Although perfectly adapted to the forest environment, fungi and species of mould and yeast constitute of group of organisms quite separate from all others. For biologists, they are neither plants nor animals. While they often live attached to the ground like plants, they feed in a way similar to that of animals. Fungi do not carry out photosynthesis, nor do they draw their food from the dead matter of other living beings; fungi survive thanks to a mass of filaments called the mycelium.
Although often overlooked, fungi are among the largest living organisms. In a forest, one mycelium alone can spread through the soil over dozens or even hundreds of hectares. What we see on the surface of the ground, a small hat atop a foot, is only the reproductive organ, a tiny part of this strange living thing.
Mycelia are omnipresent in the soil, where they participate, along with bacteria, termites and beetle larvae, in the decomposition and recycling of dead leaves and branches. They secrete enzymes that digest or deteriorate the most solid organic matter – wood, for example. They absorb and filter water and agglomerate solid particles, thus contributing actively to the forming and building of the soil. They are indispensable to the good health of the forest.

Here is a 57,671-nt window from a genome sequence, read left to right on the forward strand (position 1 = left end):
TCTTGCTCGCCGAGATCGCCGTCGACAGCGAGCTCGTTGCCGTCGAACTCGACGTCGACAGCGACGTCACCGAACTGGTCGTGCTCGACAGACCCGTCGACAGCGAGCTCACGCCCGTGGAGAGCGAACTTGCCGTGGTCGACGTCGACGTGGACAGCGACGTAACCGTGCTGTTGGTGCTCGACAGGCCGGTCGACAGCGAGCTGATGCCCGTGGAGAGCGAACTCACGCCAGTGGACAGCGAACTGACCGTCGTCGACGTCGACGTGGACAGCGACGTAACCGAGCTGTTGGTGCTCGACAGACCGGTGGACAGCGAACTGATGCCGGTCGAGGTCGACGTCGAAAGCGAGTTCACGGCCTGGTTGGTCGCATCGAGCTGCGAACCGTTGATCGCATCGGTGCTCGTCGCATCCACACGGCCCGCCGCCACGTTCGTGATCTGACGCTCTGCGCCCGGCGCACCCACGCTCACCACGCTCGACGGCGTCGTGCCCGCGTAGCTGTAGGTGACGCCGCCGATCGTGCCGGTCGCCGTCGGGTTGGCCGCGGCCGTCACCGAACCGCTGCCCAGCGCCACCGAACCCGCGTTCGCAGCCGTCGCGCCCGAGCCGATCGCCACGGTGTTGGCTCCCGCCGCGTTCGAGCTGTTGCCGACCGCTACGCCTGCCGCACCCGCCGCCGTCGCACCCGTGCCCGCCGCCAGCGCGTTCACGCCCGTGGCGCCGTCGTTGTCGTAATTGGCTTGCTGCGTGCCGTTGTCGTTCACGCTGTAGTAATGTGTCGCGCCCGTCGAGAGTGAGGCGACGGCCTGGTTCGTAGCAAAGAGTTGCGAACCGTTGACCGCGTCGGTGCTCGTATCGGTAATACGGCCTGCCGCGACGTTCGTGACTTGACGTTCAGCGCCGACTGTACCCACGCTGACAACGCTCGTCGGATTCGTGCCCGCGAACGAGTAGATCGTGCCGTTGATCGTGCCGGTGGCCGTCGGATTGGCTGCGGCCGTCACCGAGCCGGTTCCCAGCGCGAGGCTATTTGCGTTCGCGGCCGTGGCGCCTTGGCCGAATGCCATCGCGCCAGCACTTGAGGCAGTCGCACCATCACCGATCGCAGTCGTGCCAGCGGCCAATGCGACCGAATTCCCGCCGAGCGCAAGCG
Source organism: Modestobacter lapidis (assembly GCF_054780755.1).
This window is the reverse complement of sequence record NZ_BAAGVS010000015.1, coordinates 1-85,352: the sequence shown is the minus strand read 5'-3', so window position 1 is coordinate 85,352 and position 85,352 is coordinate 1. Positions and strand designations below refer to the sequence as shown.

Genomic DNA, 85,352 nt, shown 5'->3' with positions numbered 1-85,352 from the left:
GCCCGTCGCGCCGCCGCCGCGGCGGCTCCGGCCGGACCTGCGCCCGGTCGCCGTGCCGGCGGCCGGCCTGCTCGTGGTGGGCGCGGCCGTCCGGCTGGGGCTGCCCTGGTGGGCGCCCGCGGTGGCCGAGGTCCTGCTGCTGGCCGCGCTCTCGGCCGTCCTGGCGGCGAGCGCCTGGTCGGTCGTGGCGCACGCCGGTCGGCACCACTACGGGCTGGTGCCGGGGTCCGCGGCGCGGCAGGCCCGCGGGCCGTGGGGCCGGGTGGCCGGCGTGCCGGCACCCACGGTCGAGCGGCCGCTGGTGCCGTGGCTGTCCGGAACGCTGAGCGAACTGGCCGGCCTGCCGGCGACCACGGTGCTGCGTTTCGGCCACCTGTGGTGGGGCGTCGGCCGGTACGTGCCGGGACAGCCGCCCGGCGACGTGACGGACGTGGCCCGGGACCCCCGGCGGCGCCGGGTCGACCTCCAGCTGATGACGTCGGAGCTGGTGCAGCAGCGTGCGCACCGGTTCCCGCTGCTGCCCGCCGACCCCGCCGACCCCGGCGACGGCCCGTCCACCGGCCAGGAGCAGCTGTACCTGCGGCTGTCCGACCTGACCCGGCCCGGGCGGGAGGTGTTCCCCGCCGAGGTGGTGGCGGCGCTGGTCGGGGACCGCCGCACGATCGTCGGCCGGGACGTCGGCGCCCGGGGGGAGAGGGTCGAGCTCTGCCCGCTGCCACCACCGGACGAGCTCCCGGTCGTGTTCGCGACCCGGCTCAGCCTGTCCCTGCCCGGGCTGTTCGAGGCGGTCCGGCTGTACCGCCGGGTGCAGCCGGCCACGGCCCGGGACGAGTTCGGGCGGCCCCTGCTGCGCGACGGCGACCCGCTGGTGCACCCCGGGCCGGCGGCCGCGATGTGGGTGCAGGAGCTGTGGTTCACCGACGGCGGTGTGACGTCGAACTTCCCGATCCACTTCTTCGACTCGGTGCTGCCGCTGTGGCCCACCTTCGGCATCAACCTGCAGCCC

Certain fungi, namely mycorrhizae, play a little known role. Attaching themselves to tree roots, they form a symbiosis with the trees, exchanging resources. The trees supply them with food, in return for which the fungi protect their roots and facilitate their absorption of nutrients in the soil. Conifers, which often grow in poor soil, could not thrive if they were not assisted by these fungi.
The diversity of these microorganisms is astonishing. Scientists have identified over 75,000 species to date, but over a million probably await discovery.
Extrait du livre « Des forêts et des hommes » rédigé par la rédaction de GoodPlanet à l’occasion de l’année internationale des forêts et disponible aux éditions de la Martinière.